Australia brushes US spat over Chinese spy balloon

Foreign Minister Penny Wong has dismissed concerns a diplomatic spat between the US and China could affect Australia’s efforts to remove trade sanctions.

Tensions between Beijing and Washington are heavily strained after an alleged Chinese surveillance balloon entered America and was shot down.

US President Joe Biden said the balloon had crossed over sensitive military sites but Chinese officials insisted it was a civilian aircraft that entered the country by accident.

The Chinese balloon with a fighter jet and its contrail seen below. Photo: AAP

US Secretary of State Antony Blinken has postponed a planned visit to China following the balloon barney.

Senator Wong said Australia shared concerns about the incident but emphasised the need for stability.

“We share the US’s concerns about the infringement of US sovereignty and the violation of international law and that the US has acted in a careful way, a responsible way,” she said on Monday.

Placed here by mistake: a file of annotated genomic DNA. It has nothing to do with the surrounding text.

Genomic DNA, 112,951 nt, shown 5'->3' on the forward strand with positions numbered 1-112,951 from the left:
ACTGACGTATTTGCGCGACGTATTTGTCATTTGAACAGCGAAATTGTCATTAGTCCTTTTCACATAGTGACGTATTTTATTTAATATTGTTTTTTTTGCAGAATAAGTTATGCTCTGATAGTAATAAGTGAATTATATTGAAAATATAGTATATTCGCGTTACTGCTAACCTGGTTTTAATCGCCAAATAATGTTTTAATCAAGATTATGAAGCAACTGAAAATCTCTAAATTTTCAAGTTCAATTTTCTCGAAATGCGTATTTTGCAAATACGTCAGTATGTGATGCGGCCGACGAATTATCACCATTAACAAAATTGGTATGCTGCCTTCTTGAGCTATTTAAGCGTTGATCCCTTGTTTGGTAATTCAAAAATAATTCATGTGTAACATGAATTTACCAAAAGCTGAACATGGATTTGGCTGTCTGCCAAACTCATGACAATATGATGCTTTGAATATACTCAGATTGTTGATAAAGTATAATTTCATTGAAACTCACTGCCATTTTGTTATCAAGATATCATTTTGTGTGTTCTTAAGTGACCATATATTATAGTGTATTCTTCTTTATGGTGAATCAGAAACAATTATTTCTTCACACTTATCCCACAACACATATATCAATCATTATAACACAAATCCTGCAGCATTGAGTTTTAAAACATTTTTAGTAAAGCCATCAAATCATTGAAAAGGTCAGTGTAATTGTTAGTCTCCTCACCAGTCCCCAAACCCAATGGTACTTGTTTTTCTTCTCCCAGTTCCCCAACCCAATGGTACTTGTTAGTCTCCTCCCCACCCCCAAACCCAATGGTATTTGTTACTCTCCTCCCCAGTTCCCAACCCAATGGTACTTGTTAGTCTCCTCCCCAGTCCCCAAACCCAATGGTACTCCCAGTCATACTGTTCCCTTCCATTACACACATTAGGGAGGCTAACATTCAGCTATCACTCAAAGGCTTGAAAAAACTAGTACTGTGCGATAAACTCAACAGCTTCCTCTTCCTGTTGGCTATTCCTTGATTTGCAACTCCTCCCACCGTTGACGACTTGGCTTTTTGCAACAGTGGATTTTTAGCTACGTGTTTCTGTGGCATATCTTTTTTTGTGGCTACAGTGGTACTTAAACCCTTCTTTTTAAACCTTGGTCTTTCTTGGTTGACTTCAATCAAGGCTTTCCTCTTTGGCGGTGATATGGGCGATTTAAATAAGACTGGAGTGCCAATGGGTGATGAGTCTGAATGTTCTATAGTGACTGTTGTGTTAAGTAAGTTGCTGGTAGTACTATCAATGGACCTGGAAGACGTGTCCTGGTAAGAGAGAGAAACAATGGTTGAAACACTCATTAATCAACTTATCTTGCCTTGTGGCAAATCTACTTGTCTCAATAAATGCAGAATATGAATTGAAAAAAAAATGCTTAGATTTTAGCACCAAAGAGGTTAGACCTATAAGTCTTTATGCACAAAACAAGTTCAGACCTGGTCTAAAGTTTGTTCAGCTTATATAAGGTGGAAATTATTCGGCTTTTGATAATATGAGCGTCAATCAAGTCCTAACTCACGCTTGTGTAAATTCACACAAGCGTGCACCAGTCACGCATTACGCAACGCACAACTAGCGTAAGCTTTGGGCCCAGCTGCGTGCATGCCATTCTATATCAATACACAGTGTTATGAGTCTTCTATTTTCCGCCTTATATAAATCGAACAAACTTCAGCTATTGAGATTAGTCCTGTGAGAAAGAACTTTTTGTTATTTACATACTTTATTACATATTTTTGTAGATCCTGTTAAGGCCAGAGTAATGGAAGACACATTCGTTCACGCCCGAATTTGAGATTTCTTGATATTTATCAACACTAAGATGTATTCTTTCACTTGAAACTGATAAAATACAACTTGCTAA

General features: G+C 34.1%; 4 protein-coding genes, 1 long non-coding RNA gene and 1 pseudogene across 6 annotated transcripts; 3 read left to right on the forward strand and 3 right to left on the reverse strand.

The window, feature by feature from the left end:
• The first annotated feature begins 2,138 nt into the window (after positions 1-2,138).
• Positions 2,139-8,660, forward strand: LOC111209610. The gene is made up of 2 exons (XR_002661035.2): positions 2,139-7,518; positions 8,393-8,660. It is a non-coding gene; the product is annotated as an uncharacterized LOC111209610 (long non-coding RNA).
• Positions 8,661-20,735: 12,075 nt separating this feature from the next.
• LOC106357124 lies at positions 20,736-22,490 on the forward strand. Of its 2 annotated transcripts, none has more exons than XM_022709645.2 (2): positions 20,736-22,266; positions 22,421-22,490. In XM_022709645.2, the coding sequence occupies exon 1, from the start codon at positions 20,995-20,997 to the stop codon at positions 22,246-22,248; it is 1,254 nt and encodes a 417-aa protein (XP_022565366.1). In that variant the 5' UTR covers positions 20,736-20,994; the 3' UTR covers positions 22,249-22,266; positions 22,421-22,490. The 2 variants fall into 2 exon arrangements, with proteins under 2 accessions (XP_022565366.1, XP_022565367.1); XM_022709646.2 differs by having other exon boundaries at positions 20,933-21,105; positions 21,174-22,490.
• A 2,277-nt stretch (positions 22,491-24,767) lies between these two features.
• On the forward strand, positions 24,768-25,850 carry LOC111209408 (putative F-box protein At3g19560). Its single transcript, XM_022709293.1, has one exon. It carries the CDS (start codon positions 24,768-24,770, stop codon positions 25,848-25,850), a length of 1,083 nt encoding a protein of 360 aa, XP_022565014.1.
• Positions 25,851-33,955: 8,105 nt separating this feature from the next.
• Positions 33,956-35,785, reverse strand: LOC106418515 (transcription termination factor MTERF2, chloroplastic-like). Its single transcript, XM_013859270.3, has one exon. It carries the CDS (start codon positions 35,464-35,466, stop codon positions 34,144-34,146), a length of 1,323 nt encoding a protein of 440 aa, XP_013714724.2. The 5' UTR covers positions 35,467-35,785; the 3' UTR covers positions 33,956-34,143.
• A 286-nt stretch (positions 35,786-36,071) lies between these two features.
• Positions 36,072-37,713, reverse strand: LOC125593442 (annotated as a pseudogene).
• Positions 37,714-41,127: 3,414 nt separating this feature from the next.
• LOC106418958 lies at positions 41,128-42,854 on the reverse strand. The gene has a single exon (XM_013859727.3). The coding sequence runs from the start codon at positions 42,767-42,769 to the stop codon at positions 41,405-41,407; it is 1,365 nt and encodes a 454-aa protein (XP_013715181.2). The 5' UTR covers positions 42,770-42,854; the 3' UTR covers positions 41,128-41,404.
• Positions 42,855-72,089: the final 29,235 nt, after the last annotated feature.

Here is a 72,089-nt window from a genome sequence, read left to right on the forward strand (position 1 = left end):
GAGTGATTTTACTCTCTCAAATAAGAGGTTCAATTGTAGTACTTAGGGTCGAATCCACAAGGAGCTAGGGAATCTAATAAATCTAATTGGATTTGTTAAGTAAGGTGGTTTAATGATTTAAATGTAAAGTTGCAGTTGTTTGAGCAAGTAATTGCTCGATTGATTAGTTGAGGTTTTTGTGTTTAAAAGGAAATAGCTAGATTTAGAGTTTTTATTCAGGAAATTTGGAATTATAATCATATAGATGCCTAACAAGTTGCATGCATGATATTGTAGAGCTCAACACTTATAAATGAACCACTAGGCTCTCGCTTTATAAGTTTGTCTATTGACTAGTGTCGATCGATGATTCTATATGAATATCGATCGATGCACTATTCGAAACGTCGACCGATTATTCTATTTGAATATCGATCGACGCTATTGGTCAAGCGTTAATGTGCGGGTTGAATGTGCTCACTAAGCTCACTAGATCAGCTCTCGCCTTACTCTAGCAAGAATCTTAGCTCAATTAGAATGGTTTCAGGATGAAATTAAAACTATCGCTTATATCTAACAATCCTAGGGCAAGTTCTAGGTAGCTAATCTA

“It’s very important in the specific or more generally that we don’t allow competition to escalate into conflict. To this end it is really very important that China and the US continue to engage.”

Senator Wong urged for talks between the two world powers to continue.

“We would add our voice to, I’m sure, many in the region, we want a stable, peaceful prosperous region and world,” she said.

Trade Minister Don Farrell is expected to go ahead with a virtual meeting with his Chinese counterpart Wang Wentao.

While the meeting’s exact date has not been confirmed, China’s $20 billion trade sanctions on Australian products including barley, rock lobsters and wine are expected to be discussed.

It will mark the first time in three years Australian and Chinese ministers responsible for trade have met and is expected to lead to an in-person discussion.

Senator Wong said it would a benefit to both countries if the trade sanctions were lifted.

“This is the first step of many and both countries have to walk down the path to a more stable relationship,” she said.

“It is true many steps are being taken. It is probably also true that more steps have to be taken. We will continue to do that.”


Topics: Trade
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